Or You Could Just Hide In the Cupboard

Or You Could Just Hide In the Cupboard

Quote of the Day/Week/Month/Year or Until I Change It!

‘Strength does not come from physical capacity. It comes from an indomitable will.’

Mohandas Gandhi


Pondering the choices we make at our crossroads is like revision in the school of life.

Regretting the mistakes or taking for granted the successes, means we have learnt nought.

An attentive student will gain wisdom from the mistakes and joy from the successes.

Cartillyer – 2008

Friday, May 7, 2010

Who Peed In The Garden?

As I entered the kindergarten foyer to collect Boywonder I overheard a worrying conversation between some of the other mothers.

‘… one of the kids went to the toilet in the garden.’

Memories of an enlightening conversation with Boywonder the previous summer came flooding back to me …

Prior to starting kindergarten, Boywonder spent a year attending daycare one day a week. The thrill of learning things from someone other than us guaranteed he was soon bringing home new habits – both good and bad. He was always proud to tell us about his new friends and what he’d learnt from them. It was soon obvious he was more of a follower than a leader.

Then one scorching summer day, Boywonder proved us wrong; he showed me that he was a leader. We were sitting around the wading pool trying to cool down when Boywonder announced his urgent need to pee, but instead of asking for the potty, he asked if he could pee in the garden. I looked at my very pregnant belly and swollen ankles, thought about how often little boys peed behind a tree when I was growing up and said, “Sure.”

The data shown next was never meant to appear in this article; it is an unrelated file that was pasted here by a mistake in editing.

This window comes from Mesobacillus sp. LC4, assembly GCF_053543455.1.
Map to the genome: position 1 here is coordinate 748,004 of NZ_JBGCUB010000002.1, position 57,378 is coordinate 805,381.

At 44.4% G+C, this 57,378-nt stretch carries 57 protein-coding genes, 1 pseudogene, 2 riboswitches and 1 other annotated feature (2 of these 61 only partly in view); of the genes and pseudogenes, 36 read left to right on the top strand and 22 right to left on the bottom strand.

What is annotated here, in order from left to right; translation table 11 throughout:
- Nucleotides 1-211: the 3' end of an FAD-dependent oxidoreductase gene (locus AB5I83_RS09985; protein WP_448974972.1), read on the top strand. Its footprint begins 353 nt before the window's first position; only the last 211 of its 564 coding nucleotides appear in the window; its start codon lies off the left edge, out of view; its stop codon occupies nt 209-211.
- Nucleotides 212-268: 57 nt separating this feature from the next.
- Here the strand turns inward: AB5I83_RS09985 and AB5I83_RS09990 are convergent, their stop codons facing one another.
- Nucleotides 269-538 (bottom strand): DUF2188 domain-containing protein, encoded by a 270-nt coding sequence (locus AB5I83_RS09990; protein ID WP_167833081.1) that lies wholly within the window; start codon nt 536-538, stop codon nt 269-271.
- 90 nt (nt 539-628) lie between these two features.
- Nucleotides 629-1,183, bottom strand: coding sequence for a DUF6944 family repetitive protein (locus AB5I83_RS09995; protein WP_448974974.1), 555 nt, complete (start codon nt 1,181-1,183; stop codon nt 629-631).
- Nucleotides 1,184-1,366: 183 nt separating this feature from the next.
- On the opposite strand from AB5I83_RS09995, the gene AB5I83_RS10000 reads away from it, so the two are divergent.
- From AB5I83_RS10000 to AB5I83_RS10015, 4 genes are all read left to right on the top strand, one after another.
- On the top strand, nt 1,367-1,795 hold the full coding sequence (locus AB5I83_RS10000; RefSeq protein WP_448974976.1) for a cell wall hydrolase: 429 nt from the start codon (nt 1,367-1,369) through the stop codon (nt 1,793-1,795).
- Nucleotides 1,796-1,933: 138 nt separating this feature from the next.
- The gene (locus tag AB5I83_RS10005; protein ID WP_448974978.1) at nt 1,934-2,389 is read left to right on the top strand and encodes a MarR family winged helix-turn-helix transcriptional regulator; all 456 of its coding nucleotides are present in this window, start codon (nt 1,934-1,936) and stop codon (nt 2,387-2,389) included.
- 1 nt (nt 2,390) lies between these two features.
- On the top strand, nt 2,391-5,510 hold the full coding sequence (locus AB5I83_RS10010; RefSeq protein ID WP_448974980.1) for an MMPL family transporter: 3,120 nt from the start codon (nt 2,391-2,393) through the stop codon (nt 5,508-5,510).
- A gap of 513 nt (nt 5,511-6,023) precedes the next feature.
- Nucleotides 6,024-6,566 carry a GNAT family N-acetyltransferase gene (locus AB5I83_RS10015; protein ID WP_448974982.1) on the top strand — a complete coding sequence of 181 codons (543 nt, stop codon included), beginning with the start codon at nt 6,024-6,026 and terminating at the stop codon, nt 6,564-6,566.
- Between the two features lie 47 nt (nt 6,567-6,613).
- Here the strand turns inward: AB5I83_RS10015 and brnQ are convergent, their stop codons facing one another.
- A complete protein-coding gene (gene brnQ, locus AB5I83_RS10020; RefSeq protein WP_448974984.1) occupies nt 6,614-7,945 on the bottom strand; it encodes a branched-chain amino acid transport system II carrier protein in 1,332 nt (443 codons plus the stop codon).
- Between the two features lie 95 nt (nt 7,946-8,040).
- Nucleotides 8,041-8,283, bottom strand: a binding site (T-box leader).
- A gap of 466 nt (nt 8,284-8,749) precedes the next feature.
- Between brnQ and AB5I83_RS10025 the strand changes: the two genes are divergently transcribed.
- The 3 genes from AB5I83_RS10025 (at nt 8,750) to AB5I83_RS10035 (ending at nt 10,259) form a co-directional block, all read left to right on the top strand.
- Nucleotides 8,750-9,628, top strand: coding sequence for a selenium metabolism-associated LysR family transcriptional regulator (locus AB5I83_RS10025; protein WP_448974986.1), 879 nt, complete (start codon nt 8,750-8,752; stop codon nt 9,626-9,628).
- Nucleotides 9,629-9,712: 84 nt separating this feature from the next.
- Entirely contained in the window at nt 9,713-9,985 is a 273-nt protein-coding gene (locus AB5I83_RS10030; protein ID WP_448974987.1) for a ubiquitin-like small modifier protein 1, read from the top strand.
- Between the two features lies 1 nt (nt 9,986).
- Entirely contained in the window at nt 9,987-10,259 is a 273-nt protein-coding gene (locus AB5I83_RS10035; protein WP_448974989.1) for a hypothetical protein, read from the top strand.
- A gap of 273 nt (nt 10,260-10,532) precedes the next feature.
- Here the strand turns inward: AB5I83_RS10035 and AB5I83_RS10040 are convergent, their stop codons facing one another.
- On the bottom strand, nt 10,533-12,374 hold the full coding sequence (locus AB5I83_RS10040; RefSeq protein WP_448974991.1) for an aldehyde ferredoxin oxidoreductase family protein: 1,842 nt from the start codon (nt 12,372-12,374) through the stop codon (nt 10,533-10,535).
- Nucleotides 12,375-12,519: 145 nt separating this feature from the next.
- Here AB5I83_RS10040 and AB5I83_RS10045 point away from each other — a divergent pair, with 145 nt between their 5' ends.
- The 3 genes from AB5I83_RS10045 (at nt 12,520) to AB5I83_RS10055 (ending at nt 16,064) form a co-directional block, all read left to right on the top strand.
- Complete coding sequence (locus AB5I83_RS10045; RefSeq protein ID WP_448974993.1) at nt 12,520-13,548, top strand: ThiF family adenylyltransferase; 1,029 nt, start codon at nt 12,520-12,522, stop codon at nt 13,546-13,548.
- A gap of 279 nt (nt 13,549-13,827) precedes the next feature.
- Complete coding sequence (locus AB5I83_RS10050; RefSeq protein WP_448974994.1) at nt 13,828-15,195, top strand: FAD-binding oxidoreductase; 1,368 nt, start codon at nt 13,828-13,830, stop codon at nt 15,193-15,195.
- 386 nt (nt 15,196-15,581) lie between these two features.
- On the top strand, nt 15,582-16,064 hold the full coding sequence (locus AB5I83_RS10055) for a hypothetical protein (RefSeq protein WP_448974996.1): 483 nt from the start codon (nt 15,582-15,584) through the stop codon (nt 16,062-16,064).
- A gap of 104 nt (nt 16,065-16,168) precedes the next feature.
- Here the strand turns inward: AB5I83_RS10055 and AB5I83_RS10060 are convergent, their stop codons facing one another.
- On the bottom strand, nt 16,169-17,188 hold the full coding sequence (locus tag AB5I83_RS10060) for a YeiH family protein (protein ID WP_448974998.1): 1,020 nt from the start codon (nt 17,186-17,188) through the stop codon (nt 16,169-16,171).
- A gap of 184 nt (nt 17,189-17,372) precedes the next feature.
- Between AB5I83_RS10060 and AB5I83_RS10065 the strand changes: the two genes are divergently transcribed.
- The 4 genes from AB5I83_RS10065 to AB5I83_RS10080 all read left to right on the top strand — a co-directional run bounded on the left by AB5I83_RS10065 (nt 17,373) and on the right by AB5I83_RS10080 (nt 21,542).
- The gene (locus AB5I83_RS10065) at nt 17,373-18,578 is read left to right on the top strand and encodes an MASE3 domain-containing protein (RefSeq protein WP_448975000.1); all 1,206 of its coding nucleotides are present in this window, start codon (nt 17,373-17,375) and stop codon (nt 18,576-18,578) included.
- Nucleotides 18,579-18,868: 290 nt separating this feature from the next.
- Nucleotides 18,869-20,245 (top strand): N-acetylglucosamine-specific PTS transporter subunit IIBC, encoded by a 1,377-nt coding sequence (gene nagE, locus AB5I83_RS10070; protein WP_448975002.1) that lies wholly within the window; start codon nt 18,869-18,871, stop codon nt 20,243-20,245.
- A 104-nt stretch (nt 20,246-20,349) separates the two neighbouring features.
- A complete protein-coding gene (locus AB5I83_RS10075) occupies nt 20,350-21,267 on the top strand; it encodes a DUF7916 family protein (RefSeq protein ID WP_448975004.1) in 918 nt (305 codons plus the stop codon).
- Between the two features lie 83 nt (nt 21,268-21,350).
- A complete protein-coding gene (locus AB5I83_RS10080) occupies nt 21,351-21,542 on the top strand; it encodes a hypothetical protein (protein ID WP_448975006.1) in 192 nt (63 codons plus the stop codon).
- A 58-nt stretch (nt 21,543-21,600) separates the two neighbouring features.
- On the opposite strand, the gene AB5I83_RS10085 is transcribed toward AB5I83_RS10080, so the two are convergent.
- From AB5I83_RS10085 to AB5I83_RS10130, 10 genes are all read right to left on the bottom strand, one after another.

Boywonder wasted no time stripping his swimmers off and racing to the edge of the garden. He placed his hands on his out-thrust hips and began to pee. His stance was as comical as it was knowledgeable of how to pee in the garden; it was also obvious this wasn’t the first time he’d done it. Ready to blame his peers for leading my son astray, I asked if any of the other kids at day care peed in the garden.

 “Yes,” he replied.

“And who is that?” I asked.

“Me!” replied Boywonder glowing with pride.

… The classroom door opened and my thoughts snapped back to my present predicament. I cast my eyes about the kindergarten foyer, wondering if anyone knew which child had used the garden as a toilet. The other parents and I shuffled along the short hall that led from the foyer to the classroom. By the time I reached the door I was holding my hands behind my back and looking at my feet like a naughty child about to be punished.

I entered the classroom and Boywonder ran up to me, ready to go home with the teacher happily waving goodbye to us. As we walked out the door I saw the teacher attempting to catch someone else’s attention. It was impossible to see which of the twenty parents she was beckoning to, but I was convinced it was the parent of the outdoor urinator. I could empathise with the parent, so I did what any concerned parent would do. I told Boywonder we were in a hurry and ushered him to the car quickly; if I was going to quiz him about which child peed in the garden I had to do it before he became distracted and forgot.

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